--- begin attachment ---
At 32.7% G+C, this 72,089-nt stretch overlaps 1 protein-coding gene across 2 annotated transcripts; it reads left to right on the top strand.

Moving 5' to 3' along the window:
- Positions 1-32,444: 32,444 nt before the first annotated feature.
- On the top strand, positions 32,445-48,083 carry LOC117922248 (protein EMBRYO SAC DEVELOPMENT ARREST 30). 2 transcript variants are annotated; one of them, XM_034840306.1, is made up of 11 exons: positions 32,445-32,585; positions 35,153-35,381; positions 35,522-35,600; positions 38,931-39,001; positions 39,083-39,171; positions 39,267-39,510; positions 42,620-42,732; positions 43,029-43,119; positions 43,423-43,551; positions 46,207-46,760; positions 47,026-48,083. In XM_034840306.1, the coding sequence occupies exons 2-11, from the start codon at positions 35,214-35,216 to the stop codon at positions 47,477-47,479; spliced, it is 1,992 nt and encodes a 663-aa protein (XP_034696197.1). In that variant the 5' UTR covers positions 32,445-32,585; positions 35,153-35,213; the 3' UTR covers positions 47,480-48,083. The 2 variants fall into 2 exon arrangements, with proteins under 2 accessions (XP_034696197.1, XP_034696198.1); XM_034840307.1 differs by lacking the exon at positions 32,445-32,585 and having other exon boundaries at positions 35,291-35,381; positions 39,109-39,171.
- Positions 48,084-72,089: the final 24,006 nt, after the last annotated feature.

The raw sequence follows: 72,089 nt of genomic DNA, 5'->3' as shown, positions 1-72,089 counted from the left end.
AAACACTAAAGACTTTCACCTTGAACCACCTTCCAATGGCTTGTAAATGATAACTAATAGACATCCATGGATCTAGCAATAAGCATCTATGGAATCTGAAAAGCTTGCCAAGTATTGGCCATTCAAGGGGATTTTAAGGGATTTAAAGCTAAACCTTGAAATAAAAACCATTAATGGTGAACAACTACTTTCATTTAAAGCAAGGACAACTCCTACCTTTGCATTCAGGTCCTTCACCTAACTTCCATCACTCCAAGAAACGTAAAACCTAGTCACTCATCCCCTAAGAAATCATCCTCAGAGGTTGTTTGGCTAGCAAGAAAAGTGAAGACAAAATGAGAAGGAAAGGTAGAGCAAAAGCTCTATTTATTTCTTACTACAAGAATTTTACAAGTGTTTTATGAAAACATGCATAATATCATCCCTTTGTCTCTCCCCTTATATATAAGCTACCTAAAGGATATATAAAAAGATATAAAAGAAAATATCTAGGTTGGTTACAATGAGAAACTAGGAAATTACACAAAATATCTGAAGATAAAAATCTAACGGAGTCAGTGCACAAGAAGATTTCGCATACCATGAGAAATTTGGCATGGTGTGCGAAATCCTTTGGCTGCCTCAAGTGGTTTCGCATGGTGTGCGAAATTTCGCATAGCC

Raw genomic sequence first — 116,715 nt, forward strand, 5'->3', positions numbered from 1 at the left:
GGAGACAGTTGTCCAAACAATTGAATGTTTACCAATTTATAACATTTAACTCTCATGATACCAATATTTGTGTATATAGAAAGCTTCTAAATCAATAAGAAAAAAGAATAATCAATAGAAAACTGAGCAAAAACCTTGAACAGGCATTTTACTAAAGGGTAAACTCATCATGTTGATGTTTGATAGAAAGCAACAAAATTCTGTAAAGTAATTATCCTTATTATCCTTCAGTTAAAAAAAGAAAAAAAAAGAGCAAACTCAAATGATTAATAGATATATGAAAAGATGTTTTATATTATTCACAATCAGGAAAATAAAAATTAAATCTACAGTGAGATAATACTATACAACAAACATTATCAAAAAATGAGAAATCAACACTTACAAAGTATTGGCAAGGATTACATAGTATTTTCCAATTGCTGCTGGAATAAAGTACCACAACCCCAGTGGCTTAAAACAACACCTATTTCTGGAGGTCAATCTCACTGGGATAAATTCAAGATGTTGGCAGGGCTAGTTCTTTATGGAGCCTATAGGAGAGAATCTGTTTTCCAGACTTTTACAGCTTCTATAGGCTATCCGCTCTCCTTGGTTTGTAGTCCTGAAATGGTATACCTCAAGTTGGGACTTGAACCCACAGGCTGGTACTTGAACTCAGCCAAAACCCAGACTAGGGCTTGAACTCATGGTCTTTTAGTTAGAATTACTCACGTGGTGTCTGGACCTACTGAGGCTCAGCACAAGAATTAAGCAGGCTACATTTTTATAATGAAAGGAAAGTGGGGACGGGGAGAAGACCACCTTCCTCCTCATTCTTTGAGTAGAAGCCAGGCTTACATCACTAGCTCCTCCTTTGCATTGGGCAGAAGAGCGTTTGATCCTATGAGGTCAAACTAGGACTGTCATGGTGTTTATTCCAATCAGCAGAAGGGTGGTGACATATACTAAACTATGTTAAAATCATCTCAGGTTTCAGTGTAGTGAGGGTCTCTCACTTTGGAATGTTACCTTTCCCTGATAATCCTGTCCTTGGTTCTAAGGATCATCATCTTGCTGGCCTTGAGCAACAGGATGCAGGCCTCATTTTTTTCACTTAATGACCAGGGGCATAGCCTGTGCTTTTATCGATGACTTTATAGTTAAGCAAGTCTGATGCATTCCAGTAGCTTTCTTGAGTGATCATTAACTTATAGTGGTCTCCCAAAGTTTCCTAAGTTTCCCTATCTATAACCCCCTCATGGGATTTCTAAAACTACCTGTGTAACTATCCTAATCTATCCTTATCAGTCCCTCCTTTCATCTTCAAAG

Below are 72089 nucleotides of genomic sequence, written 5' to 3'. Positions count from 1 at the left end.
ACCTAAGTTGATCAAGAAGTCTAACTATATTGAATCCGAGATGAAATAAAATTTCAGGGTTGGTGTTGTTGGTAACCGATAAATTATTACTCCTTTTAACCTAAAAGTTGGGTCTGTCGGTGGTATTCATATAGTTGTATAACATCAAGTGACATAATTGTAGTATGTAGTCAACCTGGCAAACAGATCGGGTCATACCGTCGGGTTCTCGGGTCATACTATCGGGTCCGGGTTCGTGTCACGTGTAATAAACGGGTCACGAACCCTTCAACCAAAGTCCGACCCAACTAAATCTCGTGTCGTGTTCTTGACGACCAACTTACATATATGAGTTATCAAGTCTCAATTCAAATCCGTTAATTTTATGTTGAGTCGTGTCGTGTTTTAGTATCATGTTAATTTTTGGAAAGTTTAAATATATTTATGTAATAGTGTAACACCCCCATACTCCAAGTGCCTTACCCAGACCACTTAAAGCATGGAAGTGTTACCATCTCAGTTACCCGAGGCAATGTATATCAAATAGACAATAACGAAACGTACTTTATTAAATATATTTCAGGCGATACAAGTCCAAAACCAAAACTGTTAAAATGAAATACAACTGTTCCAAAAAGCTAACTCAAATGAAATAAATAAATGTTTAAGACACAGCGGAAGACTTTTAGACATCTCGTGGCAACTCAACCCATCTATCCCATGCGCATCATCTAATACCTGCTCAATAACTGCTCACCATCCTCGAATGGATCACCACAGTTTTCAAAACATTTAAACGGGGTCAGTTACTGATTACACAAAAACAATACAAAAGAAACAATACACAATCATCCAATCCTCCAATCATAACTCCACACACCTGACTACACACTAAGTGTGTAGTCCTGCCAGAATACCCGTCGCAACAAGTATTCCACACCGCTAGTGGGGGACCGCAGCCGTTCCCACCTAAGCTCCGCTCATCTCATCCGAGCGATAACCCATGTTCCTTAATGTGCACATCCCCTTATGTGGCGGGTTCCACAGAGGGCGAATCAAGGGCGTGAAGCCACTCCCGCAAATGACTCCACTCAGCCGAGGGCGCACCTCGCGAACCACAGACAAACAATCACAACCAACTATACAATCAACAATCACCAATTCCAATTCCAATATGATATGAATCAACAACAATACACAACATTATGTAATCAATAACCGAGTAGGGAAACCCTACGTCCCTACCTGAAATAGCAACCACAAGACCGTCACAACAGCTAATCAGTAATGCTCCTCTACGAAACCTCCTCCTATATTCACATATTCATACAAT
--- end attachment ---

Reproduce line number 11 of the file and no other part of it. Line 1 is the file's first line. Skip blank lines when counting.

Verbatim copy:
ACCTAAGTTGATCAAGAAGTCTAACTATATTGAATCCGAGATGAAATAAAATTTCAGGGTTGGTGTTGTTGGTAACCGATAAATTATTACTCCTTTTAACCTAAAAGTTGGGTCTGTCGGTGGTATTCATATAGTTGTATAACATCAAGTGACATAATTGTAGTATGTAGTCAACCTGGCAAACAGATCGGGTCATACCGTCGGGTTCTCGGGTCATACTATCGGGTCCGGGTTCGTGTCACGTGTAATAAACGGGTCACGAACCCTTCAACCAAAGTCCGACCCAACTAAATCTCGTGTCGTGTTCTTGACGACCAACTTACATATATGAGTTATCAAGTCTCAATTCAAATCCGTTAATTTTATGTTGAGTCGTGTCGTGTTTTAGTATCATGTTAATTTTTGGAAAGTTTAAATATATTTATGTAATAGTGTAACACCCCCATACTCCAAGTGCCTTACCCAGACCACTTAAAGCATGGAAGTGTTACCATCTCAGTTACCCGAGGCAATGTATATCAAATAGACAATAACGAAACGTACTTTATTAAATATATTTCAGGCGATACAAGTCCAAAACCAAAACTGTTAAAATGAAATACAACTGTTCCAAAAAGCTAACTCAAATGAAATAAATAAATGTTTAAGACACAGCGGAAGACTTTTAGACATCTCGTGGCAACTCAACCCATCTATCCCATGCGCATCATCTAATACCTGCTCAATAACTGCTCACCATCCTCGAATGGATCACCACAGTTTTCAAAACATTTAAACGGGGTCAGTTACTGATTACACAAAAACAATACAAAAGAAACAATACACAATCATCCAATCCTCCAATCATAACTCCACACACCTGACTACACACTAAGTGTGTAGTCCTGCCAGAATACCCGTCGCAACAAGTATTCCACACCGCTAGTGGGGGACCGCAGCCGTTCCCACCTAAGCTCCGCTCATCTCATCCGAGCGATAACCCATGTTCCTTAATGTGCACATCCCCTTATGTGGCGGGTTCCACAGAGGGCGAATCAAGGGCGTGAAGCCACTCCCGCAAATGACTCCACTCAGCCGAGGGCGCACCTCGCGAACCACAGACAAACAATCACAACCAACTATACAATCAACAATCACCAATTCCAATTCCAATATGATATGAATCAACAACAATACACAACATTATGTAATCAATAACCGAGTAGGGAAACCCTACGTCCCTACCTGAAATAGCAACCACAAGACCGTCACAACAGCTAATCAGTAATGCTCCTCTACGAAACCTCCTCCTATATTCACATATTCATACAAT